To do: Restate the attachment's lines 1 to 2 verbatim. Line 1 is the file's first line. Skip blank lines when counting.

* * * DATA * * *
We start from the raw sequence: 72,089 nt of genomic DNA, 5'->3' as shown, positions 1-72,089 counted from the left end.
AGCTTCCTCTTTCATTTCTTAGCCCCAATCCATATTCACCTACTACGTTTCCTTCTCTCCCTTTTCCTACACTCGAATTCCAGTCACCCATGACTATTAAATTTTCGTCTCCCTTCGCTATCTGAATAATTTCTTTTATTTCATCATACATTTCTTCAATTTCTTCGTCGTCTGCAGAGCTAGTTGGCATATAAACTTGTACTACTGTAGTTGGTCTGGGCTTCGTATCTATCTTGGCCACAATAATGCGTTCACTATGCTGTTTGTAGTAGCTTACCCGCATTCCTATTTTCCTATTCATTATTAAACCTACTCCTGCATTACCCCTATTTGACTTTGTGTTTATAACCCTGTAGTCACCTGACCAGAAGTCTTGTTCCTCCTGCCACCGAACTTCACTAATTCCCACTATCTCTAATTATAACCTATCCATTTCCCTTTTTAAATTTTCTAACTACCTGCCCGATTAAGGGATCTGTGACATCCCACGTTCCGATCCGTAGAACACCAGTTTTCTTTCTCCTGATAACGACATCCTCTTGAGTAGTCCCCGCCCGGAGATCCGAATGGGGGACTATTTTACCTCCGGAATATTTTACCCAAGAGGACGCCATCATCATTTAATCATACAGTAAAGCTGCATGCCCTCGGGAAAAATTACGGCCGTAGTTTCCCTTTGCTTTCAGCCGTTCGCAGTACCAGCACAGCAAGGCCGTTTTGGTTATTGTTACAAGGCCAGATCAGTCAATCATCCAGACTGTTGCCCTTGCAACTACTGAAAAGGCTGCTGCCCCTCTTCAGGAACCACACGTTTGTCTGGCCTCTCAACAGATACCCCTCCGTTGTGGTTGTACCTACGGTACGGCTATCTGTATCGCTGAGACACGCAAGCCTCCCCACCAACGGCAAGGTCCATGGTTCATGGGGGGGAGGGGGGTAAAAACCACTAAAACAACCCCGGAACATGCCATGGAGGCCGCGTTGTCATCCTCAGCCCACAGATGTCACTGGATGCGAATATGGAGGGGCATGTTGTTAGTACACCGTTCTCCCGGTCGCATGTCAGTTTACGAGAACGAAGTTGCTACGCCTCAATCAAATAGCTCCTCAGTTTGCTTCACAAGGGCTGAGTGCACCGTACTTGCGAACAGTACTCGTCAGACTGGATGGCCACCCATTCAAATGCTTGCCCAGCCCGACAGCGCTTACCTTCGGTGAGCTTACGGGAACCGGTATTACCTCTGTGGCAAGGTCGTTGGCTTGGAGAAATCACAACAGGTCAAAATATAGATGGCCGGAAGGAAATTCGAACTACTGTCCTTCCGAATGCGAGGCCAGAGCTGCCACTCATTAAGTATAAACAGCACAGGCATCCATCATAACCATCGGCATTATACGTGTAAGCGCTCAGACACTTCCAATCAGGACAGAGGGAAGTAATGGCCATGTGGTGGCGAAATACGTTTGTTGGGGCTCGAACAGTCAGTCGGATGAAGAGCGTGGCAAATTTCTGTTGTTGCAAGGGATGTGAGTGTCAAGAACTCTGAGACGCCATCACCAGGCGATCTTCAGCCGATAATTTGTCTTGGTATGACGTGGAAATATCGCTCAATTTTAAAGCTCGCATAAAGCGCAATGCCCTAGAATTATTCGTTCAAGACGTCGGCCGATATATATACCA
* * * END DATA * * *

We start from the raw sequence: 72,089 nt of genomic DNA, 5'->3' as shown, positions 1-72,089 counted from the left end.
AGCTTCCTCTTTCATTTCTTAGCCCCAATCCATATTCACCTACTACGTTTCCTTCTCTCCCTTTTCCTACACTCGAATTCCAGTCACCCATGACTATTAAATTTTCGTCTCCCTTCGCTATCTGAATAATTTCTTTTATTTCATCATACATTTCTTCAATTTCTTCGTCGTCTGCAGAGCTAGTTGGCATATAAACTTGTACTACTGTAGTTGGTCTGGGCTTCGTATCTATCTTGGCCACAATAATGCGTTCACTATGCTGTTTGTAGTAGCTTACCCGCATTCCTATTTTCCTATTCATTATTAAACCTACTCCTGCATTACCCCTATTTGACTTTGTGTTTATAACCCTGTAGTCACCTGACCAGAAGTCTTGTTCCTCCTGCCACCGAACTTCACTAATTCCCACTATCTCTAATTATAACCTATCCATTTCCCTTTTTAAATTTTCTAACTACCTGCCCGATTAAGGGATCTGTGACATCCCACGTTCCGATCCGTAGAACACCAGTTTTCTTTCTCCTGATAACGACATCCTCTTGAGTAGTCCCCGCCCGGAGATCCGAATGGGGGACTATTTTACCTCCGGAATATTTTACCCAAGAGGACGCCATCATCATTTAATCATACAGTAAAGCTGCATGCCCTCGGGAAAAATTACGGCCGTAGTTTCCCTTTGCTTTCAGCCGTTCGCAGTACCAGCACAGCAAGGCCGTTTTGGTTATTGTTACAAGGCCAGATCAGTCAATCATCCAGACTGTTGCCCTTGCAACTACTGAAAAGGCTGCTGCCCCTCTTCAGGAACCACACGTTTGTCTGGCCTCTCAACAGATACCCCTCCGTTGTGGTTGTACCTACGGTACGGCTATCTGTATCGCTGAGACACGCAAGCCTCCCCACCAACGGCAAGGTCCATGGTTCATGGGGGGGAGGGGGGTAAAAACCACTAAAACAACCCCGGAACATGCCATGGAGGCCGCGTTGTCATCCTCAGCCCACAGATGTCACTGGATGCGAATATGGAGGGGCATGTTGTTAGTACACCGTTCTCCCGGTCGCATGTCAGTTTACGAGAACGAAGTTGCTACGCCTCAATCAAATAGCTCCTCAGTTTGCTTCACAAGGGCTGAGTGCACCGTACTTGCGAACAGTACTCGTCAGACTGGATGGCCACCCATTCAAATGCTTGCCCAGCCCGACAGCGCTTACCTTCGGTGAGCTTACGGGAACCGGTATTACCTCTGTGGCAAGGTCGTTGGCTTGGAGAAATCACAACAGGTCAAAATATAGATGGCCGGAAGGAAATTCGAACTACTGTCCTTCCGAATGCGAGGCCAGAGCTGCCACTCATTAAGTATAAACAGCACAGGCATCCATCATAACCATCGGCATTATACGTGTAAGCGCTCAGACACTTCCAATCAGGACAGAGGGAAGTAATGGCCATGTGGTGGCGAAATACGTTTGTTGGGGCTCGAACAGTCAGTCGGATGAAGAGCGTGGCAAATTTCTGTTGTTGCAAGGGATGTGAGTGTCAAGAACTCTGAGACGCCATCACCAGGCGATCTTCAGCCGATAATTTGTCTTGGTATGACGTGGAAATATCGCTCAATTTTAAAGCTCGCATAAAGCGCAATGCCCTAGAATTATTCGTTCAAGACGTCGGCCGATATATATACCA